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Mean streets

The disorder of the modern city stems in part from the modernist design of telephone booths and street lamps. Street furniture has ceased to represent civic order

By Roger Scruton   January 1998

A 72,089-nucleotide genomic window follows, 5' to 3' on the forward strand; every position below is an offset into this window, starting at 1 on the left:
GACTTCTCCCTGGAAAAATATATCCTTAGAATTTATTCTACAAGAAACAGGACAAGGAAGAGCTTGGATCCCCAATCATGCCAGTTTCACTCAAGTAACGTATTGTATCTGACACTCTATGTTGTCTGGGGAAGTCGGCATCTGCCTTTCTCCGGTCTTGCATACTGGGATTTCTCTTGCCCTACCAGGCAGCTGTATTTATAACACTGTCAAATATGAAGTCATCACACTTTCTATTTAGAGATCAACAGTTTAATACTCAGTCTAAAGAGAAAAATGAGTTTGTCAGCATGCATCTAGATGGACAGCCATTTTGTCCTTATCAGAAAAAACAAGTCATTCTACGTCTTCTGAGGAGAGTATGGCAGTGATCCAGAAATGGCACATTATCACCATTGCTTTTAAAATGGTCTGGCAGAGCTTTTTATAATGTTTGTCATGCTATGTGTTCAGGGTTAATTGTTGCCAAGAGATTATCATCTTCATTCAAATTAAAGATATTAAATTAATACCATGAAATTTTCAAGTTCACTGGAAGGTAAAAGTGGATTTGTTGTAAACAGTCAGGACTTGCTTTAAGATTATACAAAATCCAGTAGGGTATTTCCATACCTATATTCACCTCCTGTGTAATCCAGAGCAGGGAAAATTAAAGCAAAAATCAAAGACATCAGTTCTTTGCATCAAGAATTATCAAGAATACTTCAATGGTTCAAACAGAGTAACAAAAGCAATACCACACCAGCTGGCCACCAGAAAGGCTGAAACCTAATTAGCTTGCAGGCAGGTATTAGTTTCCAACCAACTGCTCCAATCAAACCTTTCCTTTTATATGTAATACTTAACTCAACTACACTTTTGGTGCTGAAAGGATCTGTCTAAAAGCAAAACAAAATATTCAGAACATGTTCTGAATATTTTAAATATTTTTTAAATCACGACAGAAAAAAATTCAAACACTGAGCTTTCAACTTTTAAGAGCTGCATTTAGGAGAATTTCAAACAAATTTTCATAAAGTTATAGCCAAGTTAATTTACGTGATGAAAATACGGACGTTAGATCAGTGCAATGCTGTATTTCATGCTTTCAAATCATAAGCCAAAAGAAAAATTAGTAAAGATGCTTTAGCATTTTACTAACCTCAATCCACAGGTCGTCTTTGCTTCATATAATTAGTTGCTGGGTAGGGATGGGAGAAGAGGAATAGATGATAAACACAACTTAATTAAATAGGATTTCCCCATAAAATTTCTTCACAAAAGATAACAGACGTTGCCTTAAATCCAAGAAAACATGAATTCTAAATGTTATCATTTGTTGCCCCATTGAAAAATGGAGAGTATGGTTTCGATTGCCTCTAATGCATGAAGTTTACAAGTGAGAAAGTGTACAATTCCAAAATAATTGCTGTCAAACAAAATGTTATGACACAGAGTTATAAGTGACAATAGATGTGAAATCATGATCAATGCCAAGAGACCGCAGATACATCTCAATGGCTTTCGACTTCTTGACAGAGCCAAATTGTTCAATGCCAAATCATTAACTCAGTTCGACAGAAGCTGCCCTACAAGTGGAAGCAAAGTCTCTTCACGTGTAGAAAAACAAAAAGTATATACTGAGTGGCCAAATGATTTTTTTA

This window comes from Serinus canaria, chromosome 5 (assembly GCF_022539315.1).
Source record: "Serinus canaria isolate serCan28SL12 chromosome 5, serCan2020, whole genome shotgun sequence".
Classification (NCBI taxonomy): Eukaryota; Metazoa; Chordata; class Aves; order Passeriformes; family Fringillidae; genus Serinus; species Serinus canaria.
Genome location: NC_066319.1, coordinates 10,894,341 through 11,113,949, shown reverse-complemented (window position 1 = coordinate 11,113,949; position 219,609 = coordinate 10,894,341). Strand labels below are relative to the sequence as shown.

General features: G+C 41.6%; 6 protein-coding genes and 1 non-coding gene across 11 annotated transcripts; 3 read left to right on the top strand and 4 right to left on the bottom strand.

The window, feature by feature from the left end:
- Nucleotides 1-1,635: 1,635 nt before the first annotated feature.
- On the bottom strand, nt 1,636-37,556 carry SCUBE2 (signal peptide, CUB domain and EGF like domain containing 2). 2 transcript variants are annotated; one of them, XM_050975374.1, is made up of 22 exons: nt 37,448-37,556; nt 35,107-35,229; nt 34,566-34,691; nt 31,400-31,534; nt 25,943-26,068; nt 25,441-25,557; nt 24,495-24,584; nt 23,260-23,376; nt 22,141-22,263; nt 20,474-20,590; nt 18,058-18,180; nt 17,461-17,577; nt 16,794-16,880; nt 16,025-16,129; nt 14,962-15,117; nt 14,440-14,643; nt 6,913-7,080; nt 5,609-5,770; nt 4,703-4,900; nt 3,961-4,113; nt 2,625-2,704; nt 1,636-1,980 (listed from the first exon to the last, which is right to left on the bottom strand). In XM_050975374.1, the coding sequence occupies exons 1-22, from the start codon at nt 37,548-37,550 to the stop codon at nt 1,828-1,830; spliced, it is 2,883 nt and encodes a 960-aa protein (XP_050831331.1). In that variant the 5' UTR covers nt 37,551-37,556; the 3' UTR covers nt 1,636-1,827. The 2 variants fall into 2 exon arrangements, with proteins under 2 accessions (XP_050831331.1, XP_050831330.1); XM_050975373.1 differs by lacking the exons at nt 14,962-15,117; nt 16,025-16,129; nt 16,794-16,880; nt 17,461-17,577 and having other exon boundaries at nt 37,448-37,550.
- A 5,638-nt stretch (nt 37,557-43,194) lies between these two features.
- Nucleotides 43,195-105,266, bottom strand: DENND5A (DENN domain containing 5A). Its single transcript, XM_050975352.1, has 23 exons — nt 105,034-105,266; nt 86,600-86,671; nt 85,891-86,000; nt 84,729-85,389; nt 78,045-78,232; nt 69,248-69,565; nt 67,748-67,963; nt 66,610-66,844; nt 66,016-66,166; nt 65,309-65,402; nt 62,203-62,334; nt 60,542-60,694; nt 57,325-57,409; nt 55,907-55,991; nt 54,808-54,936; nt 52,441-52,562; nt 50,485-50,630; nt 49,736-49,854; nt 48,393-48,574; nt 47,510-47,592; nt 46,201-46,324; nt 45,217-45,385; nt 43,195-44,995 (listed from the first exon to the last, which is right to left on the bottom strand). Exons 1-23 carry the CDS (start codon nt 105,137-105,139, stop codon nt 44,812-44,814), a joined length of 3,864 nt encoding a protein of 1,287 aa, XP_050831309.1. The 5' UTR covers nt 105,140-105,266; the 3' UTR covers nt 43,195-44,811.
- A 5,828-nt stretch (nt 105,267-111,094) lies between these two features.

There used to be one object in every English village that stood out as a symbol of stable government and a refuge to the traveller: the telephone booth. This cast iron structure in imperial red was designed in 1924 by Sir Giles Gilbert Scott. Like many architects who worked in the Indian summer of the British empire, Scott was eclectic, able to draw on classical, Gothic and proto-modern motifs in order to provide a rich vocabulary of detail, responsive to the new demands of the industrial age. His telephone booth is a case in point. Classical in outline and inspired…

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